If you’re a fan of Frances Mayes and her Tuscan adventures, and even if you read this one when the book came out in 2010, I recommend listening to it on audio. In her southern Georgia drawl, Mayes narrates the third installment of her life in Italy after buying and renovating a dilapidated Italian farm house. Every Day in Tuscany is the third of her Cortona tales, following the ever popular Under the Tuscan Sun and Bella Tuscany.
Here, she shares stories of the Italian countryside and the people she has grown to love, the food, wine and art she has enjoyed, and the home and garden that
This novel reminds me of early LeCarre, which is a good thing, because that is when he did his best work. Philip Mangan, a British journalist working in China, is approached by a man who tells him, "the night heron is hunting." Mangan mentions this encounter to a “friend” who works in the British Embassy. The “friend” then communicates this to his bosses in London who are definitely interested in pursuing contact. Mangan then becomes the contact for British Intelligence to the man who approached him. Everything goes nicely and then everything goes wrong. This is Brookes’ first novel and I
Anglophiles listen up – this book is for you! Talented artist, writer, and blogger Susan Branch has put together a charming travel journal of her two month long trip to England. A Fine Romance is chock full of wonderful photos she and her husband took on their trip interspersed with the colorful drawings and lettering that have set apart her work and style as distinctly her own.
The trip starts off with a six day ocean voyage, onboard the Queen Mary 2, from New York to Southampton, England. This dream trip is divided into mainly three areas – the Southwest of England, the Lake District and
What are the limits of friendship? The Hunt explores this question when a misinterpretation of facts unleashes a chain of consequences in a small town in Denmark. Lucas, a newly divorced father and kindergarten teacher, is tested to the limits of his emotional endurance as he slowly becomes an object of suspicion and mistrust among his coworkers, the townspeople, and even his closest friends. The plot builds to a level of exquisitely wrought tension that keeps you holding out for some kind of relief as Lucas reaches his edge.
This film has many strengths but what stood out most for me was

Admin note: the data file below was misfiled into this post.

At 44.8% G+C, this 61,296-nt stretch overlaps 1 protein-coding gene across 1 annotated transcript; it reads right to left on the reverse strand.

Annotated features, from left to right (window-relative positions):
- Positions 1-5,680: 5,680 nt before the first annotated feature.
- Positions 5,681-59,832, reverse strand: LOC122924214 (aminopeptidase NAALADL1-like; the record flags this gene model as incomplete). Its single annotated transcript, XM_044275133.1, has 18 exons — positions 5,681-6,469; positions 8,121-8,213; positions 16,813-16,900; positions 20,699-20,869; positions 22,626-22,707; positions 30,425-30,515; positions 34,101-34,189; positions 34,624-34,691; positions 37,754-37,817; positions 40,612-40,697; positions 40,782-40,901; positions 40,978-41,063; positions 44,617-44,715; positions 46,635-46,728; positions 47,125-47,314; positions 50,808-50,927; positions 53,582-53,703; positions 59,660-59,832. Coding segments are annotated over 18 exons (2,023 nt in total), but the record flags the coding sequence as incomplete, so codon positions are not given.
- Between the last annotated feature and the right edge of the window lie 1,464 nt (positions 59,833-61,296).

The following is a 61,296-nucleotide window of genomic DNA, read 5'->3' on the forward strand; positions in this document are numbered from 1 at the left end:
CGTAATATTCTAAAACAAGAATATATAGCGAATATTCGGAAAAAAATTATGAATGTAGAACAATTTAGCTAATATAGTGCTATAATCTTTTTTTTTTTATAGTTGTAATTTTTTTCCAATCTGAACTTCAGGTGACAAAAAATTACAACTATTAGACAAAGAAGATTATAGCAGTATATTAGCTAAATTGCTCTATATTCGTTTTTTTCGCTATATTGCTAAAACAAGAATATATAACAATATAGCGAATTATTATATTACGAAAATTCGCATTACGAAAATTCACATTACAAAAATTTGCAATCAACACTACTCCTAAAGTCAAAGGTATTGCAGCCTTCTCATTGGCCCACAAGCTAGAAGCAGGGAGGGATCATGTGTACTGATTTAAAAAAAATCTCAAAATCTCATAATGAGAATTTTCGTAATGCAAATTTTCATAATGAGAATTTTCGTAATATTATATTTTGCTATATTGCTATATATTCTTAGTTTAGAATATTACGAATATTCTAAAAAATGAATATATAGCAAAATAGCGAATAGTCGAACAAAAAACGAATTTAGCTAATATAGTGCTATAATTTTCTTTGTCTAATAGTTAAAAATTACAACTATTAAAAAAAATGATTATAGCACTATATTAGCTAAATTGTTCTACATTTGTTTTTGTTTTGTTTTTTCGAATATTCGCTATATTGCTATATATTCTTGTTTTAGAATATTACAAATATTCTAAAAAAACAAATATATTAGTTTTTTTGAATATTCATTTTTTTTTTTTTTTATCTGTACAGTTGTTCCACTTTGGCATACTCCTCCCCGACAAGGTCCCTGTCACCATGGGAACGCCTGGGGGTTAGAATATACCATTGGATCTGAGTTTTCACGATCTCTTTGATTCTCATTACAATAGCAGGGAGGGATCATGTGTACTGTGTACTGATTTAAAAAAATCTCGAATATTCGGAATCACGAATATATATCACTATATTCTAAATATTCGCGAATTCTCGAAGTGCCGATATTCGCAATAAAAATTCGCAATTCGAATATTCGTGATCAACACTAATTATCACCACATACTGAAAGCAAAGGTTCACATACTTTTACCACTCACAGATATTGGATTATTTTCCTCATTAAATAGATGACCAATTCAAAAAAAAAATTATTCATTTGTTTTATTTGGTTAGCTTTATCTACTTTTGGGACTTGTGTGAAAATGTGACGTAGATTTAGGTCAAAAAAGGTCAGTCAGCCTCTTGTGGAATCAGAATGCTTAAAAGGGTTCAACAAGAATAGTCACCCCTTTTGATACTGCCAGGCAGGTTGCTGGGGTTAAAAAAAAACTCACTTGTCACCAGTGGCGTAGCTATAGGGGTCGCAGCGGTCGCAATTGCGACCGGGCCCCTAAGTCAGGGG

Roland Nair is a NATO operative traveling in Africa. He’s assigned to follow Michael Adriko, a Congolese who happens to be his close friend. Michael has a plan that involves a rock disguised as processed uranium, and Nair is both horrified at the madness of the idea and attracted to the cash it might promise.
Africa isn’t good to either of these men, and they’re not especially good to each other or even anybody else. They’re struggling with something none of us could get right – a malaise so deep that their judgment is wrecked in every direction. If anyone has low standards, it’s these
Snowpiercer is South Korean director Joon-ho Bong’s over-the-top action movie that will leave few viewers without strong opinions. Set in 2031, an environmental catastrophe has frozen Earth and the few surviving humans live on a train. One percent of the train’s population lives in luxury near the engine, while the remaining humans are essentially slaves, working to ensure the survival of the entire train. The starving, brutalized, and scared workers plan and execute a revolt after many of their children are taken to the front of the train for mysterious reasons. Can the passengers in the
This best-selling novel by South Korean author Kyung-Sook Shin takes a piercing look at how we treat those closest to us, and what it means to be a wife and mother. Told from four perspectives, the story examines the aftermath of the disappearance of “mom”. Some of the narrators speak in the unusual voice of second person, which serves to make the narrative more personal.
The narrators’ revelations are often poignant but can be uncomfortably honest, creating a family portrait that might serve to make the reader painfully aware of his/her own family’s foibles, but also of the strength of